The $2,365 that the “All Access” meal plan costs for one semester in Kansas State’s dining halls and the $2,010 for the “Any 14” meal plan may seem like a lot of money just for food. However, there is much more that goes into that amount than just food.
Mary Molt, associate director of the Department of Housing and Dining Services at K-State, said about 40 percent of the meal plan charges are actual food cost.
“We try to get as much of the food as local as possible,” Molt said. “We get much of our dairy from Call Hall here on campus and many of our meats and fresh produce come from locations on campus as well.”
Locally sourcing much of what they give to students not only cuts down on transportation costs, but also improves the freshness of the products, Molt said.
“We’ve got quality food, we’ve got from-scratch recipes and we have people who are passionate about them,” Molt said. “We are a mostly from-scratch production facility, so we have many, many recipes.”
She estimated that Housing and Dining Services has about 12,000 different recipes that they use to prepare food for students, and these recipes have been accumulating since the creation of dining services at K-State.
An additional 40 percent of the cost of meal plans goes toward labor, which includes the student staff who work in the dining halls. Molt said there are approximately 500 student employees and 12 professional staff spread across the three dining hall locations on campus.
In all her years working at K-State, Molt said the staff in K-State’s dining centers are one of the things that she is most proud of.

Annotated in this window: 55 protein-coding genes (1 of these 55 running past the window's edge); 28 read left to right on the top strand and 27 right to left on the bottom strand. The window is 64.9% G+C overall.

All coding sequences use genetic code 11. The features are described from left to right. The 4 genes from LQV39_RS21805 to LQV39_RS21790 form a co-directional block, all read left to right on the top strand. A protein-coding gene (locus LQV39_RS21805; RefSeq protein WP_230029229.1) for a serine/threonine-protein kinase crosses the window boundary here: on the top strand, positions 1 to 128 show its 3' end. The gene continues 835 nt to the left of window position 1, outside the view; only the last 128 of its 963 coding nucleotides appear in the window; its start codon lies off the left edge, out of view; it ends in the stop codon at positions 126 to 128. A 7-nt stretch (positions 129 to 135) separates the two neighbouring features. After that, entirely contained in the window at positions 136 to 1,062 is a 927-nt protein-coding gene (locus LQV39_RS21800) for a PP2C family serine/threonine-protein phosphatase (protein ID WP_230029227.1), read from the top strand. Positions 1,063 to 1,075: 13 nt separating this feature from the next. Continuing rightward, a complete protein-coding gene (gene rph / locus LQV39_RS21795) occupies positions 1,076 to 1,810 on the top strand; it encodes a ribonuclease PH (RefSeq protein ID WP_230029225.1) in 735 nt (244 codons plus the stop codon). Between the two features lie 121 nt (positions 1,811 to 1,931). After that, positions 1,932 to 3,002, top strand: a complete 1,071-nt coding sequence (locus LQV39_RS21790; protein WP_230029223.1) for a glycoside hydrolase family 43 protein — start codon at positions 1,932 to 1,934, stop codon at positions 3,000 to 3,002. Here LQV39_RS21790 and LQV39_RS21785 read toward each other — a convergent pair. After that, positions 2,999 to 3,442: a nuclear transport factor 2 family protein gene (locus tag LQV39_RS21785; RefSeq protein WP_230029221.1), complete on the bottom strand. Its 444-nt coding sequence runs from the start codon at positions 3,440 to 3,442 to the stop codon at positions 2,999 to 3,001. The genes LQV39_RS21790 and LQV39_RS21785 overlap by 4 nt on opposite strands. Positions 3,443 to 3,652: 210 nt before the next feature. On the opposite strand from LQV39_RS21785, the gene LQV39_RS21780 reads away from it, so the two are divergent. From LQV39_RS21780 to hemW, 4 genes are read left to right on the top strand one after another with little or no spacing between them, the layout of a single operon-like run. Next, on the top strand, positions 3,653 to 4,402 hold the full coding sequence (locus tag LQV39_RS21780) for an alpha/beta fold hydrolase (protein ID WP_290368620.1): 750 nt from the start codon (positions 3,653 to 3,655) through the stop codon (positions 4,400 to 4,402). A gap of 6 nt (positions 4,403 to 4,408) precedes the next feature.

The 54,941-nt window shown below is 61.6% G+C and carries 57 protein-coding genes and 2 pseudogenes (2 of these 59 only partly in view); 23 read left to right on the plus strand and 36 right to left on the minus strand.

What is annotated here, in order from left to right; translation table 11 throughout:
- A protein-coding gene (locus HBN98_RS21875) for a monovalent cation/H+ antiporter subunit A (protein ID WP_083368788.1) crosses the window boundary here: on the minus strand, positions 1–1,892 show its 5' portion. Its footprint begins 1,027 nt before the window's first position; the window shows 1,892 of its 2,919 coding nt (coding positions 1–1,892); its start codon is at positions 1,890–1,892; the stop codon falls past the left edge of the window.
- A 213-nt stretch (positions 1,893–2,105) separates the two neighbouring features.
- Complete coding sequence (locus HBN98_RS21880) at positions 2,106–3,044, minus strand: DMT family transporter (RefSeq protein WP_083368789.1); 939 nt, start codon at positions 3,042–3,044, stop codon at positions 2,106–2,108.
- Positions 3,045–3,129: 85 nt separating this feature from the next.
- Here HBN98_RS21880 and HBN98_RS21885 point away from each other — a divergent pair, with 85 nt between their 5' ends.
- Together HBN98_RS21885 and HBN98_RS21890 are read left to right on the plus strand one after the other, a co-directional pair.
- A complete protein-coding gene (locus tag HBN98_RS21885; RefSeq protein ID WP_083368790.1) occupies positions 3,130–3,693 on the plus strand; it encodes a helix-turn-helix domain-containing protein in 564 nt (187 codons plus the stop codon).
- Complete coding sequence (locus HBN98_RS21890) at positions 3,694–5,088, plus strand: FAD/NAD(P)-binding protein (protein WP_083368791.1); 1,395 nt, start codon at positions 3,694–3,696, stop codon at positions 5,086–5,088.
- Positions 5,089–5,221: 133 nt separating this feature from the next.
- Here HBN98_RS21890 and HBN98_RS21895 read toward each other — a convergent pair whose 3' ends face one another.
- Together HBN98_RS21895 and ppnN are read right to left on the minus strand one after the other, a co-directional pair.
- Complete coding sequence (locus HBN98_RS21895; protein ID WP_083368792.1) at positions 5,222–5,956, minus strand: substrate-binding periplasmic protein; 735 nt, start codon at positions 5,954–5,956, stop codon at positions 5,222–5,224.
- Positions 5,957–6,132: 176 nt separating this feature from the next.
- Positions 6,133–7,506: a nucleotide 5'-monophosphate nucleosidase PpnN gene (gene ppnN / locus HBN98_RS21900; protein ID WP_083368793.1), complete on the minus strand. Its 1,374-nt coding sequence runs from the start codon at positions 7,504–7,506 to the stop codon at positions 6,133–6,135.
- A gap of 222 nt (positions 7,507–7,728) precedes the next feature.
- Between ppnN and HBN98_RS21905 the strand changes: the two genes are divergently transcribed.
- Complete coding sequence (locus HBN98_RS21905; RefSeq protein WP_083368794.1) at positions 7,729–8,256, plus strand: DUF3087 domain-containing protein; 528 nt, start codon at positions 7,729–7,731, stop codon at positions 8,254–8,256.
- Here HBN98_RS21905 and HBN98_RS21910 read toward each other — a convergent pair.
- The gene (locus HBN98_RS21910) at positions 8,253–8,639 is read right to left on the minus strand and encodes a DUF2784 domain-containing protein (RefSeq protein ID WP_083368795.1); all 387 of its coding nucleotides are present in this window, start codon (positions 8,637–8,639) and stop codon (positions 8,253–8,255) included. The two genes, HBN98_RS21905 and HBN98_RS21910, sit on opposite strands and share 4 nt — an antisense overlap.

“They are a great staff of professionals who also have a passion about preparing quality, from-scratch foods for students,” Molt said.
One inevitable aspect of any dining center is food waste, which can occur when students take more food than they need or can eat. This is why Kramer Dining Center did away with trays after its renovation, Molt said.
“Not only did the renovation make the food easier to access and see, but by not having trays we were able to significantly cut down on food waste, since students became unable to load up a tray with food that they would not eat,” Molt said.
Madeline Powell, senior in mass communications, said she also noticed this waste occurring in the dining halls.
“Either students would get too much food and not finish it or ending up not liking it and throwing it away,” Powell, a former on-campus diner, said. “I try to be mindful of it, but I have been guilty of it too.”
The remaining 20 percent of meal plan cost goes toward utilities for the dining centers, equipment repair and replacement and bonds, which pay for new dining facilities like Kramer Dining Center, since they do not receive money from the state of Kansas for construction projects, Molt said.
In the future, those bonds will also pay for updates to Derby Dining Center, which Molt said will occur within a year.